Since I still can’t afford good coax and conduit to do this job in a permanent (meaning less irritating) fashion, something had to be done. One obvious solution is to dig a shallow trench and lay the cable in it — with our without burying afterward. This tends to be a lot of work and it’s messy, disturbing the grass (uh, I mean the weeds) and leaving dirt strewn all over. I was looking for a cleaner and, hopefully, easier method. One morning about 2 AM it came to me. I sat bolt upright in bed, sending Boo (the cat, who had been asleep on my chest) fleeing for cover. Who said you had to dig a trench? I have soft, sandy soil. Surely one could press a trench into the ground without the mess. It just might be easier, too. The following series of pictures depict the process, which worked very well.

Step One: Mark a line. Drive in stakes at each end and at any locations along the run where a bend is required. Run string (or small wire) from end to end, then spray paint a line on the ground along it.

Details of the string (wire) and painted line at a bend point.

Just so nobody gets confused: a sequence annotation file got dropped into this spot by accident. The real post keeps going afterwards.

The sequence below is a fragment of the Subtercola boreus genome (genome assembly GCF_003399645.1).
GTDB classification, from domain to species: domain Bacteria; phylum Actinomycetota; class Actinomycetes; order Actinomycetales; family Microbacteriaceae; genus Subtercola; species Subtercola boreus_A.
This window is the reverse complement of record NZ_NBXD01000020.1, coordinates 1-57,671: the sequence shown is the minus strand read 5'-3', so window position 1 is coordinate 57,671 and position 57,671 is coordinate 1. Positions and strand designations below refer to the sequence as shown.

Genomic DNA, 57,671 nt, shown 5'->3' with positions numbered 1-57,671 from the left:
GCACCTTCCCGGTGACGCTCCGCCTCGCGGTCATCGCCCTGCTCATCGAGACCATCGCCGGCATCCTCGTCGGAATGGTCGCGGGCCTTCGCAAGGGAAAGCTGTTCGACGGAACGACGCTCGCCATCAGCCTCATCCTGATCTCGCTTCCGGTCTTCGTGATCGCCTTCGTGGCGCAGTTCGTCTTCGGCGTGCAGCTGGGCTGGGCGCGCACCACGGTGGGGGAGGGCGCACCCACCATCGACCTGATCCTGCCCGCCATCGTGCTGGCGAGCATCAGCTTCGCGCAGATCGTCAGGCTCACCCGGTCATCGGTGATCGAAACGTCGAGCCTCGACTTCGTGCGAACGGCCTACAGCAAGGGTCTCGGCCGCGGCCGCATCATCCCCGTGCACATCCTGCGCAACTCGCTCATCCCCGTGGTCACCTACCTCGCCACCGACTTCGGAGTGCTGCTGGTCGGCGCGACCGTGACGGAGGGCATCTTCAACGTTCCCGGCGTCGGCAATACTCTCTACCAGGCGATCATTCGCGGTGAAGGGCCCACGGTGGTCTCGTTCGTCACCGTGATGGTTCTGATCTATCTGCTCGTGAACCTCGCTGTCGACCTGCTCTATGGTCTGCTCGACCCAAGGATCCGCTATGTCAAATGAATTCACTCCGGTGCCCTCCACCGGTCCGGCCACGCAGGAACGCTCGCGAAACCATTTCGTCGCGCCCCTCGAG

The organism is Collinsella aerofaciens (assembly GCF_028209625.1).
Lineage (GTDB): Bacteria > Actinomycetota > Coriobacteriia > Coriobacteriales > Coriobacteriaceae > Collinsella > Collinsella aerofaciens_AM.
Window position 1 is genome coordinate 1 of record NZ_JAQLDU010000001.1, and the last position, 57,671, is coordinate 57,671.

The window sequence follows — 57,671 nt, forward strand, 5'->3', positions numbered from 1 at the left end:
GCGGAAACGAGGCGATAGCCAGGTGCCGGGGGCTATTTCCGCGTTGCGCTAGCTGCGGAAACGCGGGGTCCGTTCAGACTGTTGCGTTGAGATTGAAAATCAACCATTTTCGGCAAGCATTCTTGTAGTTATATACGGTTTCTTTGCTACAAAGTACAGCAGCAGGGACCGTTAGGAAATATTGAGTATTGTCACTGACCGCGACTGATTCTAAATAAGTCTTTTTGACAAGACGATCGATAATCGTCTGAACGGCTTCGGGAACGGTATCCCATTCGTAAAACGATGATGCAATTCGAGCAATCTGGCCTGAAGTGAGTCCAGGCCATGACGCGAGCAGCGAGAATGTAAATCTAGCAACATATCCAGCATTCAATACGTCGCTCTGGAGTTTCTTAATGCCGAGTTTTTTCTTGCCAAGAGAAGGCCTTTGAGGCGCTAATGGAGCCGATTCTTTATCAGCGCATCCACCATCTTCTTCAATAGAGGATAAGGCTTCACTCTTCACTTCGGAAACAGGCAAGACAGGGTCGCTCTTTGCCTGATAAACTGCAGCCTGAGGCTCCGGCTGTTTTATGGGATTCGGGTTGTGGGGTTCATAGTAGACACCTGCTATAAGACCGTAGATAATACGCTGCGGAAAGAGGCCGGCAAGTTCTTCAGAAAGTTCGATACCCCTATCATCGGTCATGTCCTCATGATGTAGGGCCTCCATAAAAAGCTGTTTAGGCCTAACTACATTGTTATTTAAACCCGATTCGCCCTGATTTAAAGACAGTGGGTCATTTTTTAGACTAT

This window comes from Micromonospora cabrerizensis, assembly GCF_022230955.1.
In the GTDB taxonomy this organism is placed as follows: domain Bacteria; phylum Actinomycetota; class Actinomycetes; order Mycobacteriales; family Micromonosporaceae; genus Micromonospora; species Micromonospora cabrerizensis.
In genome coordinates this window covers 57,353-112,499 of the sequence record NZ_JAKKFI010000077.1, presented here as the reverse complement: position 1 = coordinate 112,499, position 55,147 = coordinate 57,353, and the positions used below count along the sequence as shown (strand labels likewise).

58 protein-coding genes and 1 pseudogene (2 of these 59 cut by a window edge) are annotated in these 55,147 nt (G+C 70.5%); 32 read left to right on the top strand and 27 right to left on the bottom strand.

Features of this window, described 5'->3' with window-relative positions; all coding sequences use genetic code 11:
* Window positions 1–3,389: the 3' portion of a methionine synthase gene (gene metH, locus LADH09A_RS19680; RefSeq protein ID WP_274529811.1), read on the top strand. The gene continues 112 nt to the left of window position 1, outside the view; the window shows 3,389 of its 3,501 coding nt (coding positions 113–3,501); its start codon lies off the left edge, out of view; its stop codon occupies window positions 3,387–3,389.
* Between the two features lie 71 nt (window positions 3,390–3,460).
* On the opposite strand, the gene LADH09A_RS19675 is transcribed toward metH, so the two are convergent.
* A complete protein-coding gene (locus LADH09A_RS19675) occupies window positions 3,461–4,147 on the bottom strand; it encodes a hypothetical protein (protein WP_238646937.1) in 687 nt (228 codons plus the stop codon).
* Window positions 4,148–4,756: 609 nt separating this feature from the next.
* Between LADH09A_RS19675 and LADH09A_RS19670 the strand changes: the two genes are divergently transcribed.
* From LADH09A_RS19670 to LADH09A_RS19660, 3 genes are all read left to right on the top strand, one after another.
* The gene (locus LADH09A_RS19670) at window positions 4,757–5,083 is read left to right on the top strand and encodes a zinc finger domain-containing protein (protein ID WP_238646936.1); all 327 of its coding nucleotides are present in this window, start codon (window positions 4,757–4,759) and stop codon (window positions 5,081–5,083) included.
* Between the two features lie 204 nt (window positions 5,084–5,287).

Step Two: Hammer a slot into the ground. I used an 8″ x 8″ dirt tamper and a 10″ length of 1.6″ OD steel pipe. Lay the pipe on the painted line and hammer it in until its top is flush with the surface of the soil. In my soil this takes two to three blows, and the flat plate of the tamper makes it easy to know when you’ve reached the correct depth. This photo shows the pipe in place before being driven into the soil.

Here is a photo showing results after the pipe has been driven flush with the soil. To continue I simply pull out the pipe and move it forward 9 inches (just a bit less than the length of the pipe), then drive it into the soil again. The process moves along quite quickly.

Step Three: Lay the cable into the trench. I make 15 to 20 feet of trench at a time, then lay cable into it, then do another section of trench.

The completed job. There is no messy strewing of dirt, the paint line has virtually vanished, and the cable can barely be seen if one is not standing very close to it or directly in line with it. The top o of the cable is 3/4″ to 1″ below grade, so it is out of danger from the mower. Of course it is still subject to damage from any number of things, but with temporary, zero cost cable runs that is usually a fact of life.

First USA to Europe Amateur Radio 2200 Meter QSO